Sito della Battaglia di Montaperti

Sito della Battaglia di Montaperti

Sito della Battaglia di Montaperti

Sito della Battaglia di Montaperti
4.5
Historic Sites • Battlefields
What people are saying
Brun066
By Brun066
The site of a famous, bloody battle in 1260 AD
Apr 2015
The benchmark for recognizing the site of Montaperti’s battle (1260 AD) is a hill, called “Monteapertaccio”, overlooking the plain north of the Arbia river. The site is easily reached from the hamlet of Montaperti, being reported by signs (and is also included in hiking circuits) The site can be reached by car (the last stretch of road is unpaved); but it is certainly advisable, to increase the charm of the place, stop the car at the restaurant "Le Pietre Vive" and walk the short uphill road leading to the top. On top there’s a stone pyramid, dating back not at the battle’s age, but at few decades ago, remembering the tragic event. The battle of Montaperti is in fact one of the bloodiest of those fought in the Middle Ages among the Italian municipalities ("Comuni"). To simplify the tale, the battle is said between Siena and Florence; but in fact it was between the "Guelph" alliance (ie that of the Papacy's supporters) including Florence and many other cities in central Italy, and also Bologna; while the "Ghibelline" alliance (ie that of the Holy Roman Empire’s supporters) had aligned with Siena the city of Pisa, and a few others. The “Ghibelline” troops turned winners, having forced to flee the enemy, and making a slaughter of them. There is talk of 10,000 deaths among soldiers of Florence and its allies: an enormous figure for those times, if you think that then 40,000 inhabitants was the population of a large European city, like London (but Siena had probably 50,000). The problem is that we know little of this battle, because a few years later (1269) the Tuscan Ghibellines were defeated, Siena also took over a Guelph government, and any existing document on the battle in the city was destroyed. So the memory of the battle is related to documents stored elsewhere, or to some hints of Dante in his "Divine Comedy" (for example "Inferno", Ch. X: "The slaughter and great carnage that made the Arbia river red colored"). As often happens, of the battlefields nothing remains, and you have to work by the imagination. Periodically, however, some re-enactments of the battle take place in the plain below, with actors in clothing and armours of the Middle Ages.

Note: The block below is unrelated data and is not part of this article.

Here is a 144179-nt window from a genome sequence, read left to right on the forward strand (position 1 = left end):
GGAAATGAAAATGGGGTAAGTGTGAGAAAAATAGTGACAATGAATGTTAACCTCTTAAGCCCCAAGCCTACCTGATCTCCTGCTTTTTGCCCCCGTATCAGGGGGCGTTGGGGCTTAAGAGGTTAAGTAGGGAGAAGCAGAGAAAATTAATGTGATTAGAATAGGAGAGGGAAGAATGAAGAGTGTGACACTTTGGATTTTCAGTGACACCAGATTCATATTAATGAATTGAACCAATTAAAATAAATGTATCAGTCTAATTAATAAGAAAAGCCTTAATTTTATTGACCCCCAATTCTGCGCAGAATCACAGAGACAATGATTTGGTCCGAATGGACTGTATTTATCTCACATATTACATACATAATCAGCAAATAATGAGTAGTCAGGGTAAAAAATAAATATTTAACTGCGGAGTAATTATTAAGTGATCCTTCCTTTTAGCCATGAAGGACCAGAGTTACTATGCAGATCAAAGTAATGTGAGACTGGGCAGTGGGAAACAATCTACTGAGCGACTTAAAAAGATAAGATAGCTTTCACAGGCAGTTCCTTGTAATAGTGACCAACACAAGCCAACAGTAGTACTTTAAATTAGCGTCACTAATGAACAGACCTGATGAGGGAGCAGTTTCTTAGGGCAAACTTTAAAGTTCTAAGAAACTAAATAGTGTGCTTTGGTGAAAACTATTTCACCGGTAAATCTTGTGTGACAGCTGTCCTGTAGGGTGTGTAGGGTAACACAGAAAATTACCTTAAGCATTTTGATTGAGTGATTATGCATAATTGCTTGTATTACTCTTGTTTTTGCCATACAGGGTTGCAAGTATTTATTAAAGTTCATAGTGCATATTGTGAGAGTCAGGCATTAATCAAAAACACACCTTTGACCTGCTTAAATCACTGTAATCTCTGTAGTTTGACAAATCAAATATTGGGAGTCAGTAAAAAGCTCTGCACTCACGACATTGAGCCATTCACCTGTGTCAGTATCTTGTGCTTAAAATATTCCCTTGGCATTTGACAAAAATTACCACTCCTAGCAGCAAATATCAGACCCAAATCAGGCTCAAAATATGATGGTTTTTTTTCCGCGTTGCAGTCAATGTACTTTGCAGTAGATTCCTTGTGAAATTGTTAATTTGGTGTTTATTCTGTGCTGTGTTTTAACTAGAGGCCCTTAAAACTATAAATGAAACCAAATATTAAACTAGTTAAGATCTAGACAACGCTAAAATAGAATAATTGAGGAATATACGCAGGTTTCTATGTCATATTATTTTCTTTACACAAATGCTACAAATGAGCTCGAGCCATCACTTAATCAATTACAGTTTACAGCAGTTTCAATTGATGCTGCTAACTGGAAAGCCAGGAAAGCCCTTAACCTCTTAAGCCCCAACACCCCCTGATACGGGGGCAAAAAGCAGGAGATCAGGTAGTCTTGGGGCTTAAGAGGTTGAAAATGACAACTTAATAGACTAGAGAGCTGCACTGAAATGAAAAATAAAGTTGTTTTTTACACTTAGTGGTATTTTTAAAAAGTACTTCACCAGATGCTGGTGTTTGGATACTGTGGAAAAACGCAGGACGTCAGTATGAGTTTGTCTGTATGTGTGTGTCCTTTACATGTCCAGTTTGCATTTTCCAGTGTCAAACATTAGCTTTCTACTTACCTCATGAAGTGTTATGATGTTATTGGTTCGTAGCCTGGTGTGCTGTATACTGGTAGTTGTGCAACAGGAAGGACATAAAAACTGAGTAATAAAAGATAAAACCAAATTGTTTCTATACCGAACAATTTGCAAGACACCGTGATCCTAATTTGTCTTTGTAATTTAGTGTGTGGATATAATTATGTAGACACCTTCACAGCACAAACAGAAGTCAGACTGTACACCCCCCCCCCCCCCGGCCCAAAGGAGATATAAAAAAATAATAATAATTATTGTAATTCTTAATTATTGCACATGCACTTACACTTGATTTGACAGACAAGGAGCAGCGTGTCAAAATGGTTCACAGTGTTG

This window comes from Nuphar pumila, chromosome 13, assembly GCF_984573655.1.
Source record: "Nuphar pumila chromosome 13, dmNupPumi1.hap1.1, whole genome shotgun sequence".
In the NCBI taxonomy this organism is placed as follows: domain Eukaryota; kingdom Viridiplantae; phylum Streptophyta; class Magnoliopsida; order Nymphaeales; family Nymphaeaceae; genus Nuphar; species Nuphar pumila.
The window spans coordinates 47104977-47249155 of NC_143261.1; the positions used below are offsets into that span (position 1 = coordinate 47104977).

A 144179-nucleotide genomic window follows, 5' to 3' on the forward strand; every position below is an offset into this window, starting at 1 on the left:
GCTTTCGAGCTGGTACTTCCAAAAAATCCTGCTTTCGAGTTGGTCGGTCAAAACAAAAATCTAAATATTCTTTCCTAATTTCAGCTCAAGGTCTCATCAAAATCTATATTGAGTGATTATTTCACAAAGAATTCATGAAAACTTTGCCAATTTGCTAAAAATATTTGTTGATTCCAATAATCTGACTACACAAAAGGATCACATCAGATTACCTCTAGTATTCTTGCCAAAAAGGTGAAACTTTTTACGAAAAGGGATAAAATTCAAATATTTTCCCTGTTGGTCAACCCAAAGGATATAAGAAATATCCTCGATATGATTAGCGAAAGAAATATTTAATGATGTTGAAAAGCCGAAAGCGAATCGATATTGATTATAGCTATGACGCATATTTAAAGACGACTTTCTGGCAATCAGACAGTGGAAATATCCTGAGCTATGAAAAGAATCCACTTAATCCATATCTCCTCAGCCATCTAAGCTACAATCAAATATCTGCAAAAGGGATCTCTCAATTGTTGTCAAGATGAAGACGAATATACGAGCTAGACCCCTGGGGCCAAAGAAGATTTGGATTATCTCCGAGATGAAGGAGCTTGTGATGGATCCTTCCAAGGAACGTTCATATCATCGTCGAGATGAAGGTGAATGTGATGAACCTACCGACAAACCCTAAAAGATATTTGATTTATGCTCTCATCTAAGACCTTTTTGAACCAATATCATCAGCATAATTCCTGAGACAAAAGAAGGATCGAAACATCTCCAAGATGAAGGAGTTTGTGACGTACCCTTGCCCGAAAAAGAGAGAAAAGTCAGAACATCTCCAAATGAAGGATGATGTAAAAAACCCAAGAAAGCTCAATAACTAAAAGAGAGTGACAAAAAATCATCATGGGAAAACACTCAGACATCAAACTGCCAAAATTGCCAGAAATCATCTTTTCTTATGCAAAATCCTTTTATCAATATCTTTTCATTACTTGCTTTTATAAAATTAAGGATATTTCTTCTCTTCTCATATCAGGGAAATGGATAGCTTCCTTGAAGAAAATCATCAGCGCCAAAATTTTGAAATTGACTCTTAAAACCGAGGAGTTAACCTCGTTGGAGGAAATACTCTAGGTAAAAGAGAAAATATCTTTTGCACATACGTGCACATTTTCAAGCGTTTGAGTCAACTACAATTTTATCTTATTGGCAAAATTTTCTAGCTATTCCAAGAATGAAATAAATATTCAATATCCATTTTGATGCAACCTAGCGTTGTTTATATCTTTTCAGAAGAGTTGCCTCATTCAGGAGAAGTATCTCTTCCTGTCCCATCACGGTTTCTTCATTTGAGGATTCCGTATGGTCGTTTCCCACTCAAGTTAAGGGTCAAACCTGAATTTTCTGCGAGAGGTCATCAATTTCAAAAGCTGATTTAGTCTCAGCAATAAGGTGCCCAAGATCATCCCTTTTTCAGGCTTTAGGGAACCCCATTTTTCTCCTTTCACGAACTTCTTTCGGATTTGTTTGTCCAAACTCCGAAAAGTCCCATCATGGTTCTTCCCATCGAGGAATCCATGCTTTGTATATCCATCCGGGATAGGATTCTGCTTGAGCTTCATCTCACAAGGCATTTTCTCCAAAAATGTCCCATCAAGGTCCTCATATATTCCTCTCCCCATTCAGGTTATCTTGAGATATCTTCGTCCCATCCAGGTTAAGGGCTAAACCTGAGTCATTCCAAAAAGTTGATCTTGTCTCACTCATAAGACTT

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4.5
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Linda M
Asciano, Italy19 contributions
Historic walk in the Tuscan countryside
May 2019 • Friends
Parking is available at the foot of the Montaperti hill but it's also a nice hike from the modern town of Montaperti nearby. There's a picnic area with tables in the shade and at the top of the hill is the pyramid that marks the site of the battle between Siena and Florence. Siena is proud to have won the historic battle against all odds. Hiking shoes recommended.
Written May 12, 2019
This review is the subjective opinion of a Tripadvisor member and not of TripAdvisor LLC.

Brun066
Florence, Italy10,511 contributions
The site of a famous, bloody battle in 1260 AD
Apr 2015 • Couples
The benchmark for recognizing the site of Montaperti’s battle (1260 AD) is a hill, called “Monteapertaccio”, overlooking the plain north of the Arbia river. The site is easily reached from the hamlet of Montaperti, being reported by signs (and is also included in hiking circuits)
The site can be reached by car (the last stretch of road is unpaved); but it is certainly advisable, to increase the charm of the place, stop the car at the restaurant "Le Pietre Vive" and walk the short uphill road leading to the top.
On top there’s a stone pyramid, dating back not at the battle’s age, but at few decades ago, remembering the tragic event.
The battle of Montaperti is in fact one of the bloodiest of those fought in the Middle Ages among the Italian municipalities ("Comuni"). To simplify the tale, the battle is said between Siena and Florence; but in fact it was between the "Guelph" alliance (ie that of the Papacy's supporters) including Florence and many other cities in central Italy, and also Bologna; while the "Ghibelline" alliance (ie that of the Holy Roman Empire’s supporters) had aligned with Siena the city of Pisa, and a few others.
The “Ghibelline” troops turned winners, having forced to flee the enemy, and making a slaughter of them. There is talk of 10,000 deaths among soldiers of Florence and its allies: an enormous figure for those times, if you think that then 40,000 inhabitants was the population of a large European city, like London (but Siena had probably 50,000).
The problem is that we know little of this battle, because a few years later (1269) the Tuscan Ghibellines were defeated, Siena also took over a Guelph government, and any existing document on the battle in the city was destroyed. So the memory of the battle is related to documents stored elsewhere, or to some hints of Dante in his "Divine Comedy" (for example "Inferno", Ch. X: "The slaughter and great carnage that made the Arbia river red colored").
As often happens, of the battlefields nothing remains, and you have to work by the imagination.
Periodically, however, some re-enactments of the battle take place in the plain below, with actors in clothing and armours of the Middle Ages.
Written July 16, 2015
This review is the subjective opinion of a Tripadvisor member and not of TripAdvisor LLC.
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